Since every country already has some form of water governance structure, it is useful for water managers to compare their structure and rules with a set of norms that reflect the current state of the art in order to highlight areas in need of improvement. Therefore, a series of fixed criteria and relevant issues must be considered in order to make rational decisions on priorities for improving water management. Within that context, the following checklist provides a guideline for water managers to reflect on the strengths and weaknesses of their current capacity for policies, laws, institutions, regulations, implementation and enforcement.
This is an indicative list of issues that must be considered when assessing water governance capacity. The list is not exhaustive but can be used as a set of guidelines to help water managers and policy makers understand where to focus their efforts to improve their water governance capacity.
Overall direction of water management
Does your water management system deliver adequate clean water to the population and to agriculture and industry?
How confident are you that you can deliver adequate water supplies ten years from now, given projections for population and economic growth?
Does your water management governance promote efficiency? Does it maximize the use of water resources under rational patterns of consumption that can benefit most consumers, taking into account not only the water, but also other resources, including social and human capital?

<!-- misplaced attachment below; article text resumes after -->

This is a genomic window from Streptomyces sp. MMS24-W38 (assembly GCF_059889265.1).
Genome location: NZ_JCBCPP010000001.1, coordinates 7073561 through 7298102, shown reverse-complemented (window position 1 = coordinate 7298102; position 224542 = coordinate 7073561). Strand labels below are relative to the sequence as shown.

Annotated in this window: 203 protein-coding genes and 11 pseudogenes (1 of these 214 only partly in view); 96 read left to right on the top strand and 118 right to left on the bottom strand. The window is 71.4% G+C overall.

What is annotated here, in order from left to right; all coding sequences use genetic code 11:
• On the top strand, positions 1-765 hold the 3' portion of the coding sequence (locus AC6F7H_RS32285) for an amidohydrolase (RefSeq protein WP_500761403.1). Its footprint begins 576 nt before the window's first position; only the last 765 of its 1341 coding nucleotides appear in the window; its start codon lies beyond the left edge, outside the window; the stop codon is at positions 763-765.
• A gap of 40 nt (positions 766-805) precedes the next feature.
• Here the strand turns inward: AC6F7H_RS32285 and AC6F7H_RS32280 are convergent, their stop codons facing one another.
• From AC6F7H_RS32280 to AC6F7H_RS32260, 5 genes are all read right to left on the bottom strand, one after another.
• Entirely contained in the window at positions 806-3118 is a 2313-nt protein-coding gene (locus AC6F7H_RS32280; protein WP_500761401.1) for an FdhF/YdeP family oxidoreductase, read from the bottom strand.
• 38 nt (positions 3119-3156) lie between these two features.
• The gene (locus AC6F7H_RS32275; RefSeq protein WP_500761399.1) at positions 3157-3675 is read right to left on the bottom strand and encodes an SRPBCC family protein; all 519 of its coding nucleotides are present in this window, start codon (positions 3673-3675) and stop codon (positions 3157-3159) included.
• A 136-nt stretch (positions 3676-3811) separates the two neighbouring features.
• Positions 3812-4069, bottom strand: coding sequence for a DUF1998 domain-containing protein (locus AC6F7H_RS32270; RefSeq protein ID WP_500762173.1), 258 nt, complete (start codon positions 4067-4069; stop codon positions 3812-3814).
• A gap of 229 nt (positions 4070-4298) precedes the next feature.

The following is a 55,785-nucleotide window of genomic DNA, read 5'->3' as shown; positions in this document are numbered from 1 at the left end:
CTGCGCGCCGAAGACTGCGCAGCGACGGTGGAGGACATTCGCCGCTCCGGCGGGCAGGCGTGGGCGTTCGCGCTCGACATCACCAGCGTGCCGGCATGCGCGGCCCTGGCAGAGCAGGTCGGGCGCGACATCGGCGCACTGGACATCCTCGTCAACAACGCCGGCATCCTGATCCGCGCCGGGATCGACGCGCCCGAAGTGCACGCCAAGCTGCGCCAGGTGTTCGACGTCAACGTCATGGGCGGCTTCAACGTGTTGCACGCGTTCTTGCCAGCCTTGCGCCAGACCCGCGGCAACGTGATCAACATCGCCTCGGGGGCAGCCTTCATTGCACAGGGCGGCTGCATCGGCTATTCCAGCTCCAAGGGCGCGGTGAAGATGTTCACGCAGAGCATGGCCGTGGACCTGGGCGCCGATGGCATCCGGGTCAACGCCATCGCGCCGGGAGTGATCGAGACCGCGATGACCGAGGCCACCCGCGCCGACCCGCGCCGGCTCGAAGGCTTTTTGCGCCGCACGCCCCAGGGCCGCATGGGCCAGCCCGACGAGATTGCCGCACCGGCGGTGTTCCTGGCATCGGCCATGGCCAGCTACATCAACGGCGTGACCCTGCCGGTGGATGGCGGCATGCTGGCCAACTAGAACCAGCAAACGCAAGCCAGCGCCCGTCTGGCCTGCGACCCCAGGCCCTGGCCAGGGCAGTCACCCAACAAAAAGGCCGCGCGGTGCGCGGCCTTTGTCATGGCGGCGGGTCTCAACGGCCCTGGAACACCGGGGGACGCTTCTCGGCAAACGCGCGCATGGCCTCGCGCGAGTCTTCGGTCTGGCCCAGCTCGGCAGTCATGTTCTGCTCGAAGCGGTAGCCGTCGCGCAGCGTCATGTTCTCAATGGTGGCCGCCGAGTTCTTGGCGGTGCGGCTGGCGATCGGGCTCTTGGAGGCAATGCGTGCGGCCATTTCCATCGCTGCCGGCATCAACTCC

Does your water governance promote equity? Are both benefits and costs shared and a trans-parent process used to arrive at societal decisions applied to water management?
Does your water governance system promote sustainability? Does water management sup-port the ability of your society to endure over time without undermining the integrity of the hydrological cycle or the ecosystems that depend on it?
Policy. How well do your national water policies:
Set priorities for water use among the needs of individuals, agriculture, power, industry and ecosystems?
Establish the framework under which water management institutions (such as river basin authorities) can be established and operate?
Establish clear roles and responsibilities of government agencies and private stakeholders?
Decentralize or devolve authority to the most appropriate level of governance (including the deployment of as many water governance functions as possible to civil society)?
Facilitate inter-relationships with other areas of law, such as land ownership and land uses?
Offer transparency and citizen stakeholder involvement in all aspects of water planning?
Law. How well do your national water laws:
Codify the policies described earlier?